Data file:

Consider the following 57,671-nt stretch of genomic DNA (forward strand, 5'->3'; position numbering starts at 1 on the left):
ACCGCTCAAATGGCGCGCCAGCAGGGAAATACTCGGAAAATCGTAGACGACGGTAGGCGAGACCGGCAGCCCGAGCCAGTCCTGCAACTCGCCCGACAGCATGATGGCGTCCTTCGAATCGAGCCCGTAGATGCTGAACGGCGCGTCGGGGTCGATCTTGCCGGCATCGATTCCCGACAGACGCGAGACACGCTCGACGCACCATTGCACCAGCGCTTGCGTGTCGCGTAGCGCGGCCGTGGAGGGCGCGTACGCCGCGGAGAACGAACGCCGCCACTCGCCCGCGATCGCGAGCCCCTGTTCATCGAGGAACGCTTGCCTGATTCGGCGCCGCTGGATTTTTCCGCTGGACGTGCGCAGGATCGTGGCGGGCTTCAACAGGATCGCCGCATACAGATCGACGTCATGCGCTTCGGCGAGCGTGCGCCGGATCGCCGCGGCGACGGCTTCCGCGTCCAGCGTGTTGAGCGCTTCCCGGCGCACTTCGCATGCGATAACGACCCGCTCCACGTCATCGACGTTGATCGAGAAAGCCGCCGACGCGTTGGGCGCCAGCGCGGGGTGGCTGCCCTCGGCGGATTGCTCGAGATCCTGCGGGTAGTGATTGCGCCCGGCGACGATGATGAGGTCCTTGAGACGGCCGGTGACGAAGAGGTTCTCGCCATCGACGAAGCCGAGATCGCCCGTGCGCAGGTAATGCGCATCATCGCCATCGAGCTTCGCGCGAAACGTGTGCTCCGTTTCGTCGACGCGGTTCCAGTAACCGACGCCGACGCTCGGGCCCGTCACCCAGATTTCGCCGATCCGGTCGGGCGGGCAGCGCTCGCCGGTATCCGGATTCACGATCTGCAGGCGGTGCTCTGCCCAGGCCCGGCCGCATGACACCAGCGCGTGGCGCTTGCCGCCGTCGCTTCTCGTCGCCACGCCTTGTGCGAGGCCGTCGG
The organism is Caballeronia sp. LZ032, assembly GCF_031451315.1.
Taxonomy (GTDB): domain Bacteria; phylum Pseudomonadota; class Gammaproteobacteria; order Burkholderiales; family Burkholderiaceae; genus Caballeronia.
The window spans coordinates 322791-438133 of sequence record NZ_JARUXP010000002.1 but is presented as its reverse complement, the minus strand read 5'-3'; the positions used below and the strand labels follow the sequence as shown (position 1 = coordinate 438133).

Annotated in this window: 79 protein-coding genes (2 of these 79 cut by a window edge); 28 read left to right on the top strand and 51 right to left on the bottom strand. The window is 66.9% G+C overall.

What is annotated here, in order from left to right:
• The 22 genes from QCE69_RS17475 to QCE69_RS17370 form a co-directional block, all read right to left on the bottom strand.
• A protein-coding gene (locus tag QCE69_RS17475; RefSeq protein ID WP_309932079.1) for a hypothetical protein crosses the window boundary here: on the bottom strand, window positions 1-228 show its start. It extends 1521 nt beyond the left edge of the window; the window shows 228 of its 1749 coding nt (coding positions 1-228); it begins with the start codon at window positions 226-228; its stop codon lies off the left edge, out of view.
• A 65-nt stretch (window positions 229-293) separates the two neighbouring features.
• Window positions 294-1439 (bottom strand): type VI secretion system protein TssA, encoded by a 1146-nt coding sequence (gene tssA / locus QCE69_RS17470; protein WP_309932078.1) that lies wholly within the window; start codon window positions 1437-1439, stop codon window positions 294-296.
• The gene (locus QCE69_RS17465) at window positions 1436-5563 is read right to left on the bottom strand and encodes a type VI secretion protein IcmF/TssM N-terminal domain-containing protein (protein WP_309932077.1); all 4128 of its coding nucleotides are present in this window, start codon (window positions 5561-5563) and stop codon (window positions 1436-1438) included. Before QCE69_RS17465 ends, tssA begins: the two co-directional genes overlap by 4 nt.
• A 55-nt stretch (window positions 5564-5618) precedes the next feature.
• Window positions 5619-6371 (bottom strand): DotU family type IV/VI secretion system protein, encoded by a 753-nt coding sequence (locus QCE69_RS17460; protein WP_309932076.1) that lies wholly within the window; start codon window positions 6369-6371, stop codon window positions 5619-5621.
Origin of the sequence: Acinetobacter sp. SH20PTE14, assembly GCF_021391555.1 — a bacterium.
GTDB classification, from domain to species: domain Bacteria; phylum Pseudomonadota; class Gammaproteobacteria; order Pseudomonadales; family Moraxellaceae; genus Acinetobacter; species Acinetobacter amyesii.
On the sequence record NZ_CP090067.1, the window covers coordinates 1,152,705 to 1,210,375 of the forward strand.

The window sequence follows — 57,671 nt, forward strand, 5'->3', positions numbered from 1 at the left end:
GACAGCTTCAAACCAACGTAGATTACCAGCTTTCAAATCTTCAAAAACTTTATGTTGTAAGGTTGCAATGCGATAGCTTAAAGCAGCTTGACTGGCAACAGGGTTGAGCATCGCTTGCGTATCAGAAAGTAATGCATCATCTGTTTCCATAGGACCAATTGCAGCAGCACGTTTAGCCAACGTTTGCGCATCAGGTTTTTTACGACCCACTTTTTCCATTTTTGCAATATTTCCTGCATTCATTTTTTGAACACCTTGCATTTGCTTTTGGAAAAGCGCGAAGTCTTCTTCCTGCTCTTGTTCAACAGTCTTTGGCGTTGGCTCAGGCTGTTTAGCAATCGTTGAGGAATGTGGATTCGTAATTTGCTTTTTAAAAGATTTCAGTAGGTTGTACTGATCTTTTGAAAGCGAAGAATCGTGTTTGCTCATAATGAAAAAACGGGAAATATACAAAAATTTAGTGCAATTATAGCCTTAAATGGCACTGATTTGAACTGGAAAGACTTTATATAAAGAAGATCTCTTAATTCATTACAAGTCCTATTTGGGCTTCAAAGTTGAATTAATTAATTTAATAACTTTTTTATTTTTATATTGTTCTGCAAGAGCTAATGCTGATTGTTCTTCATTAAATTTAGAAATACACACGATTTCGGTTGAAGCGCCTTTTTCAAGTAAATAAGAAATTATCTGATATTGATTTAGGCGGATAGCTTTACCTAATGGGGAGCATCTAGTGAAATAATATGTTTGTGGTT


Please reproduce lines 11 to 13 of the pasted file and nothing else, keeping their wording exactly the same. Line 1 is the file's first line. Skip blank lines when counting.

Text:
• Window positions 294-1439 (bottom strand): type VI secretion system protein TssA, encoded by a 1146-nt coding sequence (gene tssA / locus QCE69_RS17470; protein WP_309932078.1) that lies wholly within the window; start codon window positions 1437-1439, stop codon window positions 294-296.
• The gene (locus QCE69_RS17465) at window positions 1436-5563 is read right to left on the bottom strand and encodes a type VI secretion protein IcmF/TssM N-terminal domain-containing protein (protein WP_309932077.1); all 4128 of its coding nucleotides are present in this window, start codon (window positions 5561-5563) and stop codon (window positions 1436-1438) included. Before QCE69_RS17465 ends, tssA begins: the two co-directional genes overlap by 4 nt.
• A 55-nt stretch (window positions 5564-5618) precedes the next feature.